|Live individual photographed by the entrance to its nest, Burnett River, Queensland, 1922|
The paradise parrot (Psephotellus pulcherrimus) was a colourful medium-sized parrot native to the grassy woodlands of the Queensland – New South Wales border area of eastern Australia. Once moderately common within its fairly restricted range, the last live bird was seen in 1927. Extensive and sustained searches in the years since then have failed to produce any reliable evidence of it, and it is believed to be extinct.
Paradise parrots lived in pairs or small family groups, making their nests in hollowed-out termite mounds and similar places, often at or near ground level, and feeding, so far as is known, almost exclusively on grass seeds.
The plumage was extraordinarily colorful, even by parrot standards, a mixture of turquoise, aqua, scarlet, black and brown. The tail was almost the same length as the body—something difficult to understand in a bird that, although a rapid, undulating flyer, spent almost all of its time on the ground.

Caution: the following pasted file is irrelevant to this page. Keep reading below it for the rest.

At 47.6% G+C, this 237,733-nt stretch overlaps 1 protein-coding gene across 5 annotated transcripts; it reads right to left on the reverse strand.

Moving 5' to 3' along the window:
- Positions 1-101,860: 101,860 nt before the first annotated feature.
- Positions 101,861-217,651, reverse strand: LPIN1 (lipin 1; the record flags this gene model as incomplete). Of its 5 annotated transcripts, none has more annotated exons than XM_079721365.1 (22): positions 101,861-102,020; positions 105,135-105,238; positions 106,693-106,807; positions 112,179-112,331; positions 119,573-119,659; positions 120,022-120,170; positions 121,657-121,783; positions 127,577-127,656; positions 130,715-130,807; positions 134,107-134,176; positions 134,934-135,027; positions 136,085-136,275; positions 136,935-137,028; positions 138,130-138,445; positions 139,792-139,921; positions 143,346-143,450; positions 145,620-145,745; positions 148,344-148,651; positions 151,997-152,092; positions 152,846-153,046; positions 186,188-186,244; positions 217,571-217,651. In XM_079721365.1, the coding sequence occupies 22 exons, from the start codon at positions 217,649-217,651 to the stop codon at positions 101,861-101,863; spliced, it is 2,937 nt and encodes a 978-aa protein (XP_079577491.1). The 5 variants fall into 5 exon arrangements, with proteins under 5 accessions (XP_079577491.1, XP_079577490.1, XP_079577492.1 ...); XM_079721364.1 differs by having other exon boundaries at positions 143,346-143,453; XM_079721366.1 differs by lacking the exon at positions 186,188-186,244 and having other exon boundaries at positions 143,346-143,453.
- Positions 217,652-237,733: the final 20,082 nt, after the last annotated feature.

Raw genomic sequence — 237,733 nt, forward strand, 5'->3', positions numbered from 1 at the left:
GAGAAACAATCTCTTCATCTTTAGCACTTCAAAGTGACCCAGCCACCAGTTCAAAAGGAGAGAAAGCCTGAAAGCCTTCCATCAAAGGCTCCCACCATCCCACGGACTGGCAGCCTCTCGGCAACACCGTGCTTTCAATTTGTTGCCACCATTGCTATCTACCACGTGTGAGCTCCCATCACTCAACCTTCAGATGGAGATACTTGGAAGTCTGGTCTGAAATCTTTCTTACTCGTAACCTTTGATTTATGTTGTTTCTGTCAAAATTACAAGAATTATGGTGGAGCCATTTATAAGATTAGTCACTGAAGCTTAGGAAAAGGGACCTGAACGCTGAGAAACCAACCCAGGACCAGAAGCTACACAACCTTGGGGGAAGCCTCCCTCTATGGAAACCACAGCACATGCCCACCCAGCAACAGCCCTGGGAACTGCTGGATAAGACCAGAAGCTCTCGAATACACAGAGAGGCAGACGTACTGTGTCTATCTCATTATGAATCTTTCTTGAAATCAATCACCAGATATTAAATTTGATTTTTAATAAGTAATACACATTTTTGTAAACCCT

The reasons for the sudden decline of the paradise parrot remain speculative. Possibilities include overgrazing, land clearing, changed fire regimes, hunting by bird collectors, and predation by introduced mammals like cats and dogs. It became rare towards the end of the 19th century and was thought extinct by 1915. A series of searches turned up a few more individuals over the next decade, but the last confirmed sighting was on 14 September 1927.
Rotating bird skeleton video. Naturalis, acquisition of 1890
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